You may know her as Jane Villanueva, the lovable, quirky, and accidentally artificially inseminated Latina from The CW show Jane the Virgin, but actress and women’s-issues activist Gina Rodriguez has proven that she wears many hats both on and off screen.
Rodriguez has recently announced her newest project, a show about empowering women. The show, which she will be producing, follows a group of women who become friends through social media on a secret online feminist group. Together, they form a makeshift alliance of women who guide and support each other through the good, bad, and ugly.
The woman-led series, tentatively titled Femme, is set to run on the same network that airs Rodriguez’s breakout hit, Jane the Virgin. Her company, I Can & I Will, will be executive producing, while the writers of Crazy-Ex Girlfriend, another hilarious CW show, will be writing and producing alongside her.
Rodriguez’s career behind the camera doesn’t stop there. In April of this year, it was announced that she will be working with Netflix to voice Carmen Sandiego in Where in the World Is Carmen Sandiego?, a cartoon reboot of the character series from the 1990s. Rodriguez is also getting ready to work on two other passion projects, a drama called Have Mercy, and a dramedy called Dr. Illegal.
Have Mercy tells the story of a Latina doctor who immigrates to Miami and loses her license to practice due to her lack of citizenship. She then decides to open her own clinic out of her apartment to give back to the community. Dr. Illegal is based on the life of Rafael Agustin, who also happens to be Rodriguez’s co-executive producer and writer of the show. It follows an average American high school student who one day suddenly learns that he is undocumented. The themes of these projects could not be more timely, especially with the political controversy over DACA.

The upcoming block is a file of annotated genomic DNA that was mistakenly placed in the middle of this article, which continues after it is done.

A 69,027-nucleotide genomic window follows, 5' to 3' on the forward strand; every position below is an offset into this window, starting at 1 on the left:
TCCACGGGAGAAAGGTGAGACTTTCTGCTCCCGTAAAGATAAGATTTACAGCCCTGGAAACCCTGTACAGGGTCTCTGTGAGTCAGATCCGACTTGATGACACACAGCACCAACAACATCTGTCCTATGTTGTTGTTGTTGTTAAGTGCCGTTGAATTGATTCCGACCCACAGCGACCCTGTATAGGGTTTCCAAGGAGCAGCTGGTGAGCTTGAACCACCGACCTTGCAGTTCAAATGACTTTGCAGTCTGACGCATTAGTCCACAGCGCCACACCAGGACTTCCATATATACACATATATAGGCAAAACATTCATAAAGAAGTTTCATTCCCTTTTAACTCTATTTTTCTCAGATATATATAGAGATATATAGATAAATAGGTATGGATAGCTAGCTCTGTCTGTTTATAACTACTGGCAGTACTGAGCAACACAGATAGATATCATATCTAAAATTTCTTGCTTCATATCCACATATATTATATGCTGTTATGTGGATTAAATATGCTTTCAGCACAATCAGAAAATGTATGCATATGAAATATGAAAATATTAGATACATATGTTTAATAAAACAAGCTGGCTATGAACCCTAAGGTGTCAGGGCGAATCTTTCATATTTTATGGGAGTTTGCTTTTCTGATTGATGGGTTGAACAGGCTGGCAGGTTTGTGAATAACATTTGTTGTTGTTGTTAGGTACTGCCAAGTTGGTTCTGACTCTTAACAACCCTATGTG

These are the kinds of shows we all need in our lives right now. Women, especially women of color, are drastically underrepresented in television and movies, and when they are represented, they’re often reduced to stereotypes and typecasts. Rodriguez has said in past interviews that when she was a child, she would watch TV and be confused as to why none of the characters looked like her. She told the Washington Post, “When I watched ‘Full House,’ I never existed. I was never portrayed. And when I did see us, we always had a very inferior position in life.” She continued, “That lack of visibility, that lack of relatability, really made me feel kind of alone in this world. It really made me feel a certain way about myself, about beauty, what I could and could not be.”
No little girl should ever feel like their experience doesn’t matter or deserve to be told. What Rodriguez is creating is more than just television. She’s using her platform to expose the world’s diversity and the beauty within it. She’s standing up for those who have been ignored. I cannot wait for her to give these types of Latinx women and men some screen time, and portray them as the considerate, smart, complicated, multifaceted people that they are.
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